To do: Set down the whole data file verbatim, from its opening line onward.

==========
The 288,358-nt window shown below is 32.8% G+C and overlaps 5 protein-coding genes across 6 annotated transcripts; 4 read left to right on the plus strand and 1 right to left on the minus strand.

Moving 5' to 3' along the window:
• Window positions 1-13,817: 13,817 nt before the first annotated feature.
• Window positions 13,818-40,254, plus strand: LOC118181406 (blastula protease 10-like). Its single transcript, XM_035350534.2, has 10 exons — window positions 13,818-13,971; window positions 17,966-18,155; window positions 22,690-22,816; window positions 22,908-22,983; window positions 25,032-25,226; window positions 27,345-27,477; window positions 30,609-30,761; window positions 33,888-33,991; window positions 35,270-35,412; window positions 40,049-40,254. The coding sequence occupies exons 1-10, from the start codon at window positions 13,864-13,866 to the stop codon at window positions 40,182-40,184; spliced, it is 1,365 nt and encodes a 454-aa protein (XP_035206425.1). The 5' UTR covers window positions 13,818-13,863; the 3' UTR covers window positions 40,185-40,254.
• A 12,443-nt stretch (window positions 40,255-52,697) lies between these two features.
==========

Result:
The 288,358-nt window shown below is 32.8% G+C and overlaps 5 protein-coding genes across 6 annotated transcripts; 4 read left to right on the plus strand and 1 right to left on the minus strand.

Moving 5' to 3' along the window:
• Window positions 1-13,817: 13,817 nt before the first annotated feature.
• Window positions 13,818-40,254, plus strand: LOC118181406 (blastula protease 10-like). Its single transcript, XM_035350534.2, has 10 exons — window positions 13,818-13,971; window positions 17,966-18,155; window positions 22,690-22,816; window positions 22,908-22,983; window positions 25,032-25,226; window positions 27,345-27,477; window positions 30,609-30,761; window positions 33,888-33,991; window positions 35,270-35,412; window positions 40,049-40,254. The coding sequence occupies exons 1-10, from the start codon at window positions 13,864-13,866 to the stop codon at window positions 40,182-40,184; spliced, it is 1,365 nt and encodes a 454-aa protein (XP_035206425.1). The 5' UTR covers window positions 13,818-13,863; the 3' UTR covers window positions 40,185-40,254.
• A 12,443-nt stretch (window positions 40,255-52,697) lies between these two features.